You want big tankage but with a fast cat every pound counts. Weight is the enemy if you want speed. Then there are the batteries, the gen set, and all that sort of thing. As you design your boat you will be obliged to account for every last pound of weight that she will carry. The hulls have to support all that weight and so you have to calculate and design the displacement accordingly.

    Do you think that a tent will hold up in a gale? Just about any storm worthy of being called a storm, will send tons and tons of water over the topsides and the tent will be gone in a New York instant. Not too far from DC you can get into the Gulf stream where a brisk nor'easter will pile up waves 30 feet from crest to trough. You won't like that and neither will your boat. If you are going to cruise then you can be assured that sooner or later you will encounter that kind of weather.

    A boat held together by lashing will not survive. Some of Wharram's early stuff proved that rather quickly. Arthur Piver also tried the lashing route and abandoned it forthwith for good reason.

    Sorry to pick on your ideas, but they do need a full airing in the interest of your boat and possibly even your survival.
  9. newcat

    newcat Previous Member

    I think all your points are valid. Everything i have read says duel junk rigs are superior too more modern rigs in downwind sailing. Most of my planned sailing will be trade-wind. I don't see myself sailing windward enough to justify a more modern rig short comings in trade-wind type sailing.

    I clearly stated tankage large enough, but not so large that it effects the boat more then normal negative. No gen set, and the engine is a long shaft 14hp Beta, not that heavy in the first place.

    I also clearly stated that the tent is a stow away tent under deck. It is used for long periods of time at anchor. Assuming i would have a geo dome tent up in 30+ winds,( or anytime) while underway, is silly...

    If i sound rude, except my apologizes, i asked a question about hull design of yesteryear, not a request for lectures on stuff i have known for 20 years.
  10. newcat

    newcat Previous Member

    I will, once i learn how to plan out hulls. :D I can build them (Some Pre Preg Carbon experience) I just need help with the design of the hulls.

    I want Gunboat like performance hulls, with a flush deck. Not sure if anyone has tested an ultra high performance hull shape, built fairly light, with duel junk rigs in the trades.
    I bet she will be a rocket ship. I was thinking Crab Claw, but from what i read, single crab sail is better then two...which equals one huge crab sail! So i figured 2 Junks will be much better for no rush sailing, in the trades. Still not even close to rig selections, A single crab might still be the answer, i don't believe anything will lift better then a crab.
    Still much thinking to do for sure, but right now its hulls.

    Here is a Wharram i like, if i built one, this would be it!
    With updated tiki lashing/beams.

    Attached Files:

  11. rwatson
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    rwatson Senior Member

    The kind folk trying to let you down gently have yet said that the Junk and Crab claw sails are so inefficient that it wont matter how well your hulls are designed to be "ultra high performance hull shape", it will sail like a dog.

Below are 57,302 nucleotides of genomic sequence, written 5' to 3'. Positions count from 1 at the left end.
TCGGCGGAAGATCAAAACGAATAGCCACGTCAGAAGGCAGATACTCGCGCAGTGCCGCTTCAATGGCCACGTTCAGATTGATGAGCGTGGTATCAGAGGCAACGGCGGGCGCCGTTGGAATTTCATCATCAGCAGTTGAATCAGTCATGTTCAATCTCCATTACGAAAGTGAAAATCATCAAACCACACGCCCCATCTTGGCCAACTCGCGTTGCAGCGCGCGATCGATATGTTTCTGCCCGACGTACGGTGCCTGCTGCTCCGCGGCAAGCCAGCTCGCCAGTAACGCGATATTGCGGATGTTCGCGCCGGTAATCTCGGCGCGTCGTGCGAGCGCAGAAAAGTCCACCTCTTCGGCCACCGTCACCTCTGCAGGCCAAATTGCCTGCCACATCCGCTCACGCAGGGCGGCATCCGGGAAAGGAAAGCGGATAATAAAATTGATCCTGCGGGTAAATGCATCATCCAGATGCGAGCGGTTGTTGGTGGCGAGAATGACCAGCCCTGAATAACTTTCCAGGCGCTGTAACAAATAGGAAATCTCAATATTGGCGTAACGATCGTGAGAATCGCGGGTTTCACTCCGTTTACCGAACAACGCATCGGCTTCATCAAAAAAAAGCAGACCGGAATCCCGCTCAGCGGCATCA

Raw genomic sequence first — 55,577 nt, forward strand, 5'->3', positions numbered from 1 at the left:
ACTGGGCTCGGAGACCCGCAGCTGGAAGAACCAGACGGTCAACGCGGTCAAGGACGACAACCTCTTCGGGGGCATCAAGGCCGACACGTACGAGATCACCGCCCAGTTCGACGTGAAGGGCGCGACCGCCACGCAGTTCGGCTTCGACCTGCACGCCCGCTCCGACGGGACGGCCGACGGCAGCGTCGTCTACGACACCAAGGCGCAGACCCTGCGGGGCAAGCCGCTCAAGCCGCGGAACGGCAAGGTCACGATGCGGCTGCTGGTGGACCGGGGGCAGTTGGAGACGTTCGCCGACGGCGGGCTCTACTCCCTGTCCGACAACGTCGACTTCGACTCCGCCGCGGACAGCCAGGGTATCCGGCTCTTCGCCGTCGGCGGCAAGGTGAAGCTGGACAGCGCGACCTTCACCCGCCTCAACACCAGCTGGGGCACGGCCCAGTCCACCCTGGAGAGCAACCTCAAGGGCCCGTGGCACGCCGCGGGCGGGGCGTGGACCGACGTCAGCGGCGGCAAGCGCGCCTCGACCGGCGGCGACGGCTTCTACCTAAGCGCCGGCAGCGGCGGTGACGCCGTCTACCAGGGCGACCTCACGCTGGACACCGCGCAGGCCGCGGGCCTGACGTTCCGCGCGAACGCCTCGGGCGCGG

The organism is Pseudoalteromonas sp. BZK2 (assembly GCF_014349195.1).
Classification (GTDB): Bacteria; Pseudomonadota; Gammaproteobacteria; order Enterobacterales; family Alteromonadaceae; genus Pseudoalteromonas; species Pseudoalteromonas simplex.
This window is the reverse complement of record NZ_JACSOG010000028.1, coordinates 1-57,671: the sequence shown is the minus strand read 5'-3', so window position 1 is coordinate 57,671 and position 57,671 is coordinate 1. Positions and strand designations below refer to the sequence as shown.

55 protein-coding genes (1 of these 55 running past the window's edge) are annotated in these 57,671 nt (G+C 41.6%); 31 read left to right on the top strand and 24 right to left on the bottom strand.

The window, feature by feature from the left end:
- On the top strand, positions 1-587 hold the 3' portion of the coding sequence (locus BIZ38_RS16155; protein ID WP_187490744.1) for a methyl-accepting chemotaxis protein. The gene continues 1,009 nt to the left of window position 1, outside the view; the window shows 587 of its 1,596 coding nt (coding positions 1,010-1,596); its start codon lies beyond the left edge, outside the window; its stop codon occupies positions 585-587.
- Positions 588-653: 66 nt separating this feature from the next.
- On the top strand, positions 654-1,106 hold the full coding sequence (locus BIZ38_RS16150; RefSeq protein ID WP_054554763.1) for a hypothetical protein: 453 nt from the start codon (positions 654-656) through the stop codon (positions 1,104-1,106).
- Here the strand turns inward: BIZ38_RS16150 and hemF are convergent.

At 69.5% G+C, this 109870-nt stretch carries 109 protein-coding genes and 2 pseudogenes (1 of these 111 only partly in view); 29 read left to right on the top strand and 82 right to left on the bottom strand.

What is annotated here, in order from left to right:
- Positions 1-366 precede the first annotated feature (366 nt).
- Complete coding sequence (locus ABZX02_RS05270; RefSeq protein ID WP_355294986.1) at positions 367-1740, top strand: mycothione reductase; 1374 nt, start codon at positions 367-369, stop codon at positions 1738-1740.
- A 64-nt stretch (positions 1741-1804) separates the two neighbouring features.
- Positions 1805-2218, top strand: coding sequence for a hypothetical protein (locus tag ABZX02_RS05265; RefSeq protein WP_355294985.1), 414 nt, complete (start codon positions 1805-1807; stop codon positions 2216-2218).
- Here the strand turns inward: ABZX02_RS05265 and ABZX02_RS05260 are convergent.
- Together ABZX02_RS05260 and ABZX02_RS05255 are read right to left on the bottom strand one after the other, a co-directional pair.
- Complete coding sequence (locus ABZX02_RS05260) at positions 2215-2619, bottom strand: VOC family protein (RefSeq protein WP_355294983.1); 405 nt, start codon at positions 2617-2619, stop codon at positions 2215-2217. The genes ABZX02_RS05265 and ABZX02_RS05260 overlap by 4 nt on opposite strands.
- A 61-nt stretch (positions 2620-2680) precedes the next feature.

Where did you get the idea Crab Claw sails can point well ??
  12. gonzo
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    gonzo Senior Member

    newcat: If you want to do it the "Old way", spend years apprenticing and slowly learning the trade. The new way is faster and less painful, but requires more technical learning.
  13. newcat

    newcat Previous Member

    Two more that don't have an answer for the original question, and have a life long need to sound smart on an internet forum. One of them even went so far, he dreamed up a statement i made, then asked me why i think it! :p
    "when did i EVER say i think a crab will go to windward better then ......"????
    Please quote me!

    Only thing i said was it has more lift

    I'm not a marine architect, you got me! That's why i'm on this forum asking questions, Please just get lost if you cant answer the question, i don't care
    what your opinions of my idea are.....Not even a little bit. I want to know how to design a hull from wood, to test myself.
  14. Richard Woods
    Joined: Jun 2006
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    Richard Woods Woods Designs

    By "Wharram like" do you mean open deck or a deep V hull or really like a Wharram???

    I would think the early builders who hand carved wood models and scaled them up probably built one model and full size boat, then another to refine it, then another....Over hundreds of years as you say

    If you want to do it right first time it will be challenging. I wouldn't attempt it

    Will you be building the boat just with hand tools just as they did hundreds of years ago, or use power??

    Once built will you use modern equipment like wire rigging, dacron sails, gps, an engine, good drinking water, take fresh food - so no scurvy? Or rely on what they did hundreds of years ago, back when seafaring was far more dangerous and unsafe than today. Not being sarcastic, just asking if you plan to do everything like old timers did?

    In my experience if you sail downwind you will eventually reach a lee shore - then what?

    Richard Woods of Woods Designs


  15. gonzo
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    gonzo Senior Member

    We got answers that you don't like. It boils down to: it takes a lot of time and effort. You don't want to put the necessary effort into the project. It is not about a life long need to sound smart. We put decades of work and study to get where we are and continue working at it. If you think you know better than us, build the boat and go sailing; prove us wrong. Calling names is not a convincing argument.